“When we first walked in the front door, a giant 2.5-storey fireplace sat in the middle of the space, cutting up the area into small rooms. We knew this was going to need a major renovation, so we began to look for a builder who had a green, environmental approach. We ended up calling David.”

Enter David Coulson of David Coulson Design Ltd.: “I was very familiar with this house. About 20 years ago I built a portico over the front door for the former family who were friends of mine. My father-in-law had built the stairs in the cottage, and I have a lot of family and friends who live in this area.”

With David on board, as well as associate designer Brigitte Allec, the team set to work reimagining the layout and tackling demolition.

“The game-changer was losing the central fireplace,” says David. “Removing that opened up the entire space and gave us more real estate upstairs. We installed a new fireplace on the far wall of the living room and all of the rooms became so much brighter.”

But the fireplace wasn’t the only challenge.

“The demo was ugly because it just kept getting worse and worse. The roof had been leaking for many years so every header over every window was coming out in handfuls,” says David. “There were termites, squirrels and ants living in the roof joists. We stripped the entire roof and re-did all of the framing and upgraded the sheathing.”

One of the key selling features of the home was the original posts and beams, which were kept, but painstakingly burnished and re-stained. Upstairs, the cargo floor decking was also original but

31 | SUMMER 2023
Nanaimo · Victoria · Courtenay

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spaces between the boards allowed dust to drift down to the main floor.

“We decided to drop the main floor ceiling by two inches and put in high-density insulation between the old timbers,” says David. “Those two inches provided us with the room we needed to embed the lighting, a sound system and sound proofing. It still looks original but now it works for today’s lifestyle.”

To keep the house suited to its pastoral setting, the homeowners knew they wanted a modern farmhouse look. They assembled inspirational photos to share with Brigitte and the design began to take shape.

“From the very beginning, we were all on the same page,” says the homeowner. “We worked really well together as a team.”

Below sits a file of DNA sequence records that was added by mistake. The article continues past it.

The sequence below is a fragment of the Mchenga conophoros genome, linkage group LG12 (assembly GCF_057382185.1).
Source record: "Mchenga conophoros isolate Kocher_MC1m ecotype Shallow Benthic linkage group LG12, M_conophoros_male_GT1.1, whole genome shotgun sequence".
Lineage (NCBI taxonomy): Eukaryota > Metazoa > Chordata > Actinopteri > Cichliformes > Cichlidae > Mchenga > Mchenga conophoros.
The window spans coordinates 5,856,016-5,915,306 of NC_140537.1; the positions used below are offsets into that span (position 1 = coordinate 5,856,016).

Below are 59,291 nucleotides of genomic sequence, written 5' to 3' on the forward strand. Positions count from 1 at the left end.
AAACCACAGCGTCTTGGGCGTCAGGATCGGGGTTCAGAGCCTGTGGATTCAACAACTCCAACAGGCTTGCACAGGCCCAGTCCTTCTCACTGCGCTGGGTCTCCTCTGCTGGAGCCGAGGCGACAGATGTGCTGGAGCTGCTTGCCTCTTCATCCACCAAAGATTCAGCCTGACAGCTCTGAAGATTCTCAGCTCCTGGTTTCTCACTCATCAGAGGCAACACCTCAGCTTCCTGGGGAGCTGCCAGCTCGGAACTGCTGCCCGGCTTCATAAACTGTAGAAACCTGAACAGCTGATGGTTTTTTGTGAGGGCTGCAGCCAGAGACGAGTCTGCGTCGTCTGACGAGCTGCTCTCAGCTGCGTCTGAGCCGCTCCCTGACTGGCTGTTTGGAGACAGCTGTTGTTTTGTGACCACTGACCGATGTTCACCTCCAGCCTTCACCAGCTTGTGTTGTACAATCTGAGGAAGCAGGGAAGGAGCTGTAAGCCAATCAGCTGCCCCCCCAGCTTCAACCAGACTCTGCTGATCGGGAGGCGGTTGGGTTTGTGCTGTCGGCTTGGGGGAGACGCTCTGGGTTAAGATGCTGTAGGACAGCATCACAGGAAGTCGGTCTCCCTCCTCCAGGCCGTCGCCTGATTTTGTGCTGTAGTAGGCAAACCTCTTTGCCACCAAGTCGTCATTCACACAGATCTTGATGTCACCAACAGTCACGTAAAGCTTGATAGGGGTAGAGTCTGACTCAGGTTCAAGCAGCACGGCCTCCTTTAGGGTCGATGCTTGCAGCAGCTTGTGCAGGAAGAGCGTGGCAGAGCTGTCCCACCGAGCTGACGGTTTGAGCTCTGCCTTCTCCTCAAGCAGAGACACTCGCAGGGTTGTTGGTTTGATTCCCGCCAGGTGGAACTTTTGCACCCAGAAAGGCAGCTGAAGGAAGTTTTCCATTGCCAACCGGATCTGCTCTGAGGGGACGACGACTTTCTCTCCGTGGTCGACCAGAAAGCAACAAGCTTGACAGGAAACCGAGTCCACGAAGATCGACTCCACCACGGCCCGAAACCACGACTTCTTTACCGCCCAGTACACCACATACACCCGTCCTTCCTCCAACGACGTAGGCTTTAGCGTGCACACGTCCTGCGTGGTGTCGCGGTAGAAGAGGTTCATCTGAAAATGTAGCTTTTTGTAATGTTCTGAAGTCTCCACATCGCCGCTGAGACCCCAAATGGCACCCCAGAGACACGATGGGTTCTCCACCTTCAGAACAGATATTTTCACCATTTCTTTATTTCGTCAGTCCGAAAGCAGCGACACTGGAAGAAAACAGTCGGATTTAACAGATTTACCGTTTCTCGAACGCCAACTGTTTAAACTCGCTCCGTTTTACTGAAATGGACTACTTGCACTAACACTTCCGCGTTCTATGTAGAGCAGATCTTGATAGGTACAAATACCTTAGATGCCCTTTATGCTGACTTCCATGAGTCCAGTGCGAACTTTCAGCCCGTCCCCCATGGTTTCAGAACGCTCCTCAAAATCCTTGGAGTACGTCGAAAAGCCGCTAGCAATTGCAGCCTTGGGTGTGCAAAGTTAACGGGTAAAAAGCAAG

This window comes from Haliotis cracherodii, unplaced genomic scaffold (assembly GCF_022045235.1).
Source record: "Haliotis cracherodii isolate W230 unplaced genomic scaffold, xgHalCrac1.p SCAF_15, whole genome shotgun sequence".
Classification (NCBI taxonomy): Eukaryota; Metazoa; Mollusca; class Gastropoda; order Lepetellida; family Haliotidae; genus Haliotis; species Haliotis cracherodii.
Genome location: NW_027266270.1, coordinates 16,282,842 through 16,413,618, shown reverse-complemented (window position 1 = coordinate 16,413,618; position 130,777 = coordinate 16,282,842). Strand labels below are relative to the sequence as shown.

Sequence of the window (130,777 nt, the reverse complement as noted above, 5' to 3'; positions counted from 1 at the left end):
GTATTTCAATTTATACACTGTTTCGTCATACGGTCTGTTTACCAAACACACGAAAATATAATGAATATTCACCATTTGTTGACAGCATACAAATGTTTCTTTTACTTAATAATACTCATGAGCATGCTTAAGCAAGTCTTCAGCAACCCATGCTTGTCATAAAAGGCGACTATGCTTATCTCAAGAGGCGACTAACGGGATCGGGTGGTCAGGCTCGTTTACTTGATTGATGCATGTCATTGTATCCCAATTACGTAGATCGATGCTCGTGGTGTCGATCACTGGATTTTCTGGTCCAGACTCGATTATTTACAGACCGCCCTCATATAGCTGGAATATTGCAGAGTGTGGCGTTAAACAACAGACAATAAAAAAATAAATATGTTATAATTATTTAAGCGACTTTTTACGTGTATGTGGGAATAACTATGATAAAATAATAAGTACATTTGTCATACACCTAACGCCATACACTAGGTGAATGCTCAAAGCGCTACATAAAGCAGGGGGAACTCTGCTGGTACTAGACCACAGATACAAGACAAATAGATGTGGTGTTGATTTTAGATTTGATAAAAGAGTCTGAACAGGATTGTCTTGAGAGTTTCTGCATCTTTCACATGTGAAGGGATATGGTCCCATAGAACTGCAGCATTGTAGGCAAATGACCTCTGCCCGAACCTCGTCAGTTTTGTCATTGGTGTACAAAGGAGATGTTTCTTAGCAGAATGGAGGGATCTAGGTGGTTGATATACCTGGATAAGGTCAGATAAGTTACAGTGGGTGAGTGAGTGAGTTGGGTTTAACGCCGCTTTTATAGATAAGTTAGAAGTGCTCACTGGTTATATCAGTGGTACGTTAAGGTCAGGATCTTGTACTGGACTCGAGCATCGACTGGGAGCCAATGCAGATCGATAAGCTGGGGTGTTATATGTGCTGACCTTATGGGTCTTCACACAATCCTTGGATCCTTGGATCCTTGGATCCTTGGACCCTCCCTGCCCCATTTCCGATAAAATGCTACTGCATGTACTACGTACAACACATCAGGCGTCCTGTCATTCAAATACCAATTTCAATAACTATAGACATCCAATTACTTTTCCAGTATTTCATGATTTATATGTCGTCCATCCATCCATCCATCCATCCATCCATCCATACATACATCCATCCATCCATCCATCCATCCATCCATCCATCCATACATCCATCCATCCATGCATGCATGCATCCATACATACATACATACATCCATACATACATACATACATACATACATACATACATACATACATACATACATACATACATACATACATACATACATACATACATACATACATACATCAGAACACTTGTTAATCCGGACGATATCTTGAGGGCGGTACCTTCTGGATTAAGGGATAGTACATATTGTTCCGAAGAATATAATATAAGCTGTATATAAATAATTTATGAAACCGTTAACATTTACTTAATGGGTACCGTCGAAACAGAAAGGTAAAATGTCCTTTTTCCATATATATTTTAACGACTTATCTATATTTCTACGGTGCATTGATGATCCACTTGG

The unity of vision is apparent in the finished product where the posts and beams lend a rustic element that pairs beautifully with the more modern finishes. The kitchen, with white cabinetry, a bluegrey island and textured tile backsplash, sits seamlessly within the beam structure.

“The kitchen had a lot of revisions,” adds the homeowner. “I had originally wanted a walk-in pantry, but Brigitte convinced me to do a pull-out pantry and that was the right decision. David and his team also found a way to build the cabinetry into a valance we had to keep and it looks so intentional.”

The original stairs were repositioned and rebuilt, opening up a larger space for the dining room.

“I wanted the main level to be one open room,” says the homeowner, “and now it is.”

The posts cleverly delineate the spaces and lead to the main gathering zone around the new split-face limestone fireplace.

One of the major changes to the home was an 800-square-foot addition which is connected via a shiplap-clad hallway leading to a two-piece bathroom, laundry room, mudroom and the principal

32 | SUMMER 2023 53 Station Street, Duncan 250-597-2848

bedroom and home office. To link the older portion of the home with the new, beams were added to the cathedral ceiling in the bedroom. A sliding wall of glass-paneled barn doors and sidelights provide privacy in the office space, but also allow the light to filter in.

“This is such a great office space and it leads onto the deck. At some point when I no longer need it to function as an office it can be a sitting room.”

The principal en suite picks up on the blue-grey of the kitchen island with stacked subway tile in the same hue. A glass curb-less shower, black hardware and shiplap walls complement the white oak vanity and veined quartz countertops.